After finishing an 8k with Insulindependence last fall I talked myself into completing a half marathon in Seattle, and committed to doing so on live internet radio (it’s also recorded, so I couldn’t pretend it didn’t happen).
I trained, and trained, and trained, and was feeling good until about three weeks before the race when I hurt myself (turns out I didn’t pay enough attention to proper running form early in my training).
I tried to work through it, I tried to rest it, I tried pretty much everything except going to the doctor until I couldn’t take it anymore (two days before leaving for ADA, 11 days before racing). Diagnosis? Proximal hamstring tendinopathy.
That’s a fancy way of saying a high hamstring injury. Treatment? Acute physical therapy, with no hope for recovery or relief in time for the race. But the doctor was so cool about it.
“Of course – run the race. You have to run the race, we’ll rehab you afterward.”
I didn’t talk much about the injury online beforehand, but I was totally freaking out. It totally threw off my training plan, which, in turn, really shook my mental confidence for completing the event.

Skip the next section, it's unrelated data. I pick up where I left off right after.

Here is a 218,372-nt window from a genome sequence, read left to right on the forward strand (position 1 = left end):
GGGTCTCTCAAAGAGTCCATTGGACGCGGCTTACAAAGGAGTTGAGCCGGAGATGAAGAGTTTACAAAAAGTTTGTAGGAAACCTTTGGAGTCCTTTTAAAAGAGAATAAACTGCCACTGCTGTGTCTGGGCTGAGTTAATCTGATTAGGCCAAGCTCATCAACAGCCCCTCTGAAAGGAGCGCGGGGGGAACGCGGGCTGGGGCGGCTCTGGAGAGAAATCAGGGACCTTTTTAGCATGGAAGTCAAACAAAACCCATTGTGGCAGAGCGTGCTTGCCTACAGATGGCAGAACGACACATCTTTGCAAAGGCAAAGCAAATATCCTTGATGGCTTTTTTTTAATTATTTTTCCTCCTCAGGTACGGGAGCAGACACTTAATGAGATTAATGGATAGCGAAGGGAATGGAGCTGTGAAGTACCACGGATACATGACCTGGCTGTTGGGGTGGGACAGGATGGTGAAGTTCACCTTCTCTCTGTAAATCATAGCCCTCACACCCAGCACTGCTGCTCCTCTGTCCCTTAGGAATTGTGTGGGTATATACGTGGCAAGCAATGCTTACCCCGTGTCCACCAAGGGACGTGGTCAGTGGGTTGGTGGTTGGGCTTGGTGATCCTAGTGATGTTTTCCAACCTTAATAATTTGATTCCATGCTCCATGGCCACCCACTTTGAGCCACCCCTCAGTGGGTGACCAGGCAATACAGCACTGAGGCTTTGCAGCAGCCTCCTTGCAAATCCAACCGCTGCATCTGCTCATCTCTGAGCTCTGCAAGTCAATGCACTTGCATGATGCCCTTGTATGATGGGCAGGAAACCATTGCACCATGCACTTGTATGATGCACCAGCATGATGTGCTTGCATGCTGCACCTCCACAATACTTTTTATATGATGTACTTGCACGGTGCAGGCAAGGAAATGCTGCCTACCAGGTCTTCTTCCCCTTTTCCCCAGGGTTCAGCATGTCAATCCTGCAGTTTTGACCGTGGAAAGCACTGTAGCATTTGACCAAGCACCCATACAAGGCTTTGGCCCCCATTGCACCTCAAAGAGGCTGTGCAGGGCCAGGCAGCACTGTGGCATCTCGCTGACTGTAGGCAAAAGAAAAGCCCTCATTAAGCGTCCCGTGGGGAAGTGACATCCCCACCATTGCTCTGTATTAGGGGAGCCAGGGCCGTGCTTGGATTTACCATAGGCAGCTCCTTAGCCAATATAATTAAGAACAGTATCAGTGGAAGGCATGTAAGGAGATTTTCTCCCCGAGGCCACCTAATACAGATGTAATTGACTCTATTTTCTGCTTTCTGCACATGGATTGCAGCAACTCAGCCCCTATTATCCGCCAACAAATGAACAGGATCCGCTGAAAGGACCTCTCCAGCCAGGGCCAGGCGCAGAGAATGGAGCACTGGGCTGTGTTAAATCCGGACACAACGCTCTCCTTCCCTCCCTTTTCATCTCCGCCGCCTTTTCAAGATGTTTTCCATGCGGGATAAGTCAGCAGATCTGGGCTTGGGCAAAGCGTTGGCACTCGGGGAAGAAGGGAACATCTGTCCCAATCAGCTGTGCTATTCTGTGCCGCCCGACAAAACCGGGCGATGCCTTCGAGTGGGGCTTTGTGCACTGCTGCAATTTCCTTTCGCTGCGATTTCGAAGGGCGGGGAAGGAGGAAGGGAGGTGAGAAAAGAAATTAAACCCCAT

It’s one thing to push yourself hard through an event you know you’ve trained properly for. It’s something completely different to do an event when you know you haven’t.
Holy mind games, Batman.
Enjoy the Experience
But I was all in. I was going to do the race and just take my time. Slow down if I hurt, walk if necessary, and just take in the experience. And that’s exactly what I did.
I enjoyed Seattle, had some wonderful quality time with Dana Lewis & Scott Leibrand (#DIYPS), saw some old friends (hi Ghosn’s!) and met some new ones (hey Terri & David!). Oh yeah, we raised some money for the American Diabetes Association along the way, which is pretty great, too. Thank you, all, for helping make that happen.
I earned a half marathon medal, and it’s something I’m very proud of. I wore it all the way home, and was congratulated a few different times. That felt pretty awesome. And you can bet your green, orange, and yellow bracelets that I’ll be wearing that medal at Friends for Life next week, too.
Why? Because if I can do this, than you can set a goal and accomplish it, too.
The DOC (Diabetes Online Community) offers the emotional component that will get people to turn that corner.— Bennet Dunlap of YDMV.net
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DisclaimerI am not a medical professional. This is not medical advice and is not meant to replace medical advice. Your diabetes may vary. Contact your health care provider for specific questions.
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